Two choices to consider here: First, if an open group without a religious or political slant is desired, get to know new individual potential members first over time and assess their ability to fit in. For example, offering a quilting class as described above allows for getting to know the students before privately inviting any of them to an ongoing group. If teaching first isn’t a good fit, invite people for another type of quilt-related gathering that has a definite beginning and end, so if a trouble-making person stands out, the gathering will eventually formally finish and she won’t be invited back for a future ongoing gathering. Perhaps invite potential members to a quilt-lovers’ afternoon tea for the next three Monday afternoons, allowing people to share the history of quilting in their families, share the type of quilting they enjoy doing, and bring quilts they’d like to show and tell. Avoid hinting that this group may continue as an ongoing quilting group. Just offer it as a one-time, three Monday gathering that ends at the third Monday, to help brighten up the winter-blues or whatever reason can be given.
The second choice is to go right ahead and allow the quilting group to be politically or religiously slanted, inviting and keeping members who stick to the belief system and making the chosen orientation clear upfront before new members join. This will help people who aren’t a social match for the group choose on their own not to join.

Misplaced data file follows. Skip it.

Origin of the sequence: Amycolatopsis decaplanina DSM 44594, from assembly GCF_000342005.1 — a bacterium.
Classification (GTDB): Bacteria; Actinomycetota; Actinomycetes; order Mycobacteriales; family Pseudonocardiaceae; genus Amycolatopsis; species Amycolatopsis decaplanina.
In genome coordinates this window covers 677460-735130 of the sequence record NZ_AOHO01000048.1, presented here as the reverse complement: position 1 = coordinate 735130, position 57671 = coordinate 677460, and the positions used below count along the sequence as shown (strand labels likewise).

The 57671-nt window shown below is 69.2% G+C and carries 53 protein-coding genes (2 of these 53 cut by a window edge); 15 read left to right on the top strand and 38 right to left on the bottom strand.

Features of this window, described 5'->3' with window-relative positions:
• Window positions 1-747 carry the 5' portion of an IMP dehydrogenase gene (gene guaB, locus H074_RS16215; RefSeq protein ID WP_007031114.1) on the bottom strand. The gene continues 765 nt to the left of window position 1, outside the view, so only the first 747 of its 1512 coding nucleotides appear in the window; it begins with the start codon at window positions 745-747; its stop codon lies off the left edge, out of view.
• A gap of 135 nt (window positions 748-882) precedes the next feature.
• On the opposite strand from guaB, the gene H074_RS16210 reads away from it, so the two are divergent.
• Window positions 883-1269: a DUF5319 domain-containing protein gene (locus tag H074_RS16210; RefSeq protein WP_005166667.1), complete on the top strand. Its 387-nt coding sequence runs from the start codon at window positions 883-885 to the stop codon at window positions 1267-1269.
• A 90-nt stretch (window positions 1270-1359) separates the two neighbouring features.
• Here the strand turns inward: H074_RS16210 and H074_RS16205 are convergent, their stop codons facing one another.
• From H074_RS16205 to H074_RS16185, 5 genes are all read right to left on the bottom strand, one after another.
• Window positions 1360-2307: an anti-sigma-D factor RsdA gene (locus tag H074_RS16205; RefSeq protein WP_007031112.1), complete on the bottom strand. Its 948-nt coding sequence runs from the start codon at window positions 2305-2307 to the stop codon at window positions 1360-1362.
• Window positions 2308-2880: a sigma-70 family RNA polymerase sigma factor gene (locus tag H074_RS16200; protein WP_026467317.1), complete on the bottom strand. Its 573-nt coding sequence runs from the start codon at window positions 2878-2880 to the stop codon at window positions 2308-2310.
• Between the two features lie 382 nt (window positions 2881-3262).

How often will the group meet, and where? Some groups meet in their homes, others meet in public spaces such as churches or quilt shops.
When meeting in homes, it’s common to suggest each member take turns hosting. But that isn’t always the best choice if there are members who find it difficult to host, but otherwise are wonderful members the group would like to hold on to. A member may live in a situation where it’s hard for many guests to safely park. She may have a grouchy husband or a disabled adult at home being watched over by someone else when she’s gone, but is always there and doesn’t respond well to guests. She may even have reasons she doesn’t want to reveal as to why she really wants to be part of the group but can’t offer to host.
At the other end, there are people with beautiful homes who absolutely love to host for as many reasons as possible, including a quilt group. They may be happy to host every meeting, or at least more than others in the group. Instead of pressuring those who don’t want to host, or denying those who’d love to as much as possible, consider some of type exchange that allows all members to be contributors in some way that’s comfortable for them. Such as, allow the choice of either bringing finger foods/beverages to each gathering or being one of the hosts. Determine who are the hosts and who are the food and drink providers. Even a non-host on a tight budget can usually afford to contribute a bottle of sparkling apple cider, cheddar cheese cut into nice little squares with toothpicks, or a couple oranges carefully peeled and pulled apart into bite-sized sections arranged prettily on a plate.
The first two or three core members may also want to decide upfront on a minimum and maximum number of members before putting people on waiting lists or soliciting new members if current members discontinue.